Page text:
Jim Boeheim

Jim Boeheim passes Knight for 2nd on career wins list


Brandon Triche had 25 points and six assists and Michael Carter-Williams chipped in with his eighth double-double of the season, finishing with 12 points and 10 assists, as No. 7 Syracuse knocked off Rutgers 78-53 in the Big East opener for both teams.

Under normal circumstances, this result wouldn’t be noteworthy.

Syracuse is supposed to beat Rutgers at home every year, especially in seasons where the Orange are slotted amongst the handful of teams thought to be potential title contenders.

Except this year is different, because this win just so happened to be Boeheim’s 903rd win, which slides him right on past Bobby Knight and into second place all-time behind Coach K.

To get an idea of just how many wins that is, think about this stat: since 1947, Rutgers has won exactly 903 games, and they’ve needed 12 coaches to do so. It’s taken Boeheim three fewer decades to reach that number. That’s pretty incredible, and Boeheim deserves all of the words that are going to be written about him in the next couple of days.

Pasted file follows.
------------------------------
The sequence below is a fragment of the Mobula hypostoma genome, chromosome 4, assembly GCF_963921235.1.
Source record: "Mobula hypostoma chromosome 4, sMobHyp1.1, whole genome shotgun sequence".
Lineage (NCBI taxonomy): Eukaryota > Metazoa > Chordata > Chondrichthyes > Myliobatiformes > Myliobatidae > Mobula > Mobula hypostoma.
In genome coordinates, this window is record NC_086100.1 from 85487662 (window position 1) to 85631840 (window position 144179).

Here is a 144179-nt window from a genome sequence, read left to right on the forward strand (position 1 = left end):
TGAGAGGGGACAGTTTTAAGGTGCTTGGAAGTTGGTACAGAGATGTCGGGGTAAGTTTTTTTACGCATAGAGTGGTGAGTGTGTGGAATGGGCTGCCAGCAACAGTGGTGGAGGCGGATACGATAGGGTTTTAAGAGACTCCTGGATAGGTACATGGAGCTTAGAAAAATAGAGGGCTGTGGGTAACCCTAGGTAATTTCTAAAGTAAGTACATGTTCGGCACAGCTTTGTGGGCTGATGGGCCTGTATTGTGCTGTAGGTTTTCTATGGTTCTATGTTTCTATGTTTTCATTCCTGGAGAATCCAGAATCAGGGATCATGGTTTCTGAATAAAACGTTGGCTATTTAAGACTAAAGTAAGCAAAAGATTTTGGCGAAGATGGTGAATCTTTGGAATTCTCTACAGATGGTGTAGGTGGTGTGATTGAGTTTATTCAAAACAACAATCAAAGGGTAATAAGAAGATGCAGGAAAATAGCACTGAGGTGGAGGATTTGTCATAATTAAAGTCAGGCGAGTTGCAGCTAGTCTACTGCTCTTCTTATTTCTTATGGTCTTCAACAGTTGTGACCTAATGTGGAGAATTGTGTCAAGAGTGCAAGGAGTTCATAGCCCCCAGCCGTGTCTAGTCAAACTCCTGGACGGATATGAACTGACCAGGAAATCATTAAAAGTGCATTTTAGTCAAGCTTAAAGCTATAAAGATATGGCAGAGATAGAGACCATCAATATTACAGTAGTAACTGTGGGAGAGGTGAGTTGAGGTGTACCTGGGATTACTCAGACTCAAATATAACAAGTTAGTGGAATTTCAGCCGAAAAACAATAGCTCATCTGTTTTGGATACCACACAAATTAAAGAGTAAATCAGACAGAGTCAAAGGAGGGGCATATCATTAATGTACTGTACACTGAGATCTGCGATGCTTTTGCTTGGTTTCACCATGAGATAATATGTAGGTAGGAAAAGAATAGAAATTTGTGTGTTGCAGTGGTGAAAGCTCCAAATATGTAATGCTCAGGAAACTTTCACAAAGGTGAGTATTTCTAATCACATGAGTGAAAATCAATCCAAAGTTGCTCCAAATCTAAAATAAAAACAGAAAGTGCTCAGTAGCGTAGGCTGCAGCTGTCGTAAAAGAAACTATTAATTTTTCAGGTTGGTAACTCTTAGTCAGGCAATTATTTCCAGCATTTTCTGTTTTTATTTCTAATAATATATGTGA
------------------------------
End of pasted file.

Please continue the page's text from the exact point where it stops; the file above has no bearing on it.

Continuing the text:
But before you take a stance on where Boeheim actually sits on the list of all-time greatest basketball coaches, I want you to stop and think about this shot right here:

What if Keith Smart misses that jumper? What if his off-balance, 15-foot pull-up rims out? What if Syracuse actually wins that 1987 national title game?

Well, obviously, Boeheim would have two national titles instead of one. He’d have one more title than Tom Izzo. And Bill Self. And Rick Pitino and Lute Olson and John Thompson Jr. He’d have as many national titles as Dean Smith and (gasp!) Bobby Knight. Since Boeheim started coaching — which happened to pretty much coincide with John Wooden leaving UCLA — the only coaches that would have won more titles than Boeheim are Mike Krzyzewski and Jim Calhoun.

I have my own issues with the way that Boeheim has run this Syracuse program. I voiced those issues after Boeheim won his 900th game last month. If you want to criticize Boeheim for the way he puts together his non-conference schedule or the number of times his team has been ousted from the tournament earlier than expected, it wouldn’t necessarily be unwarranted.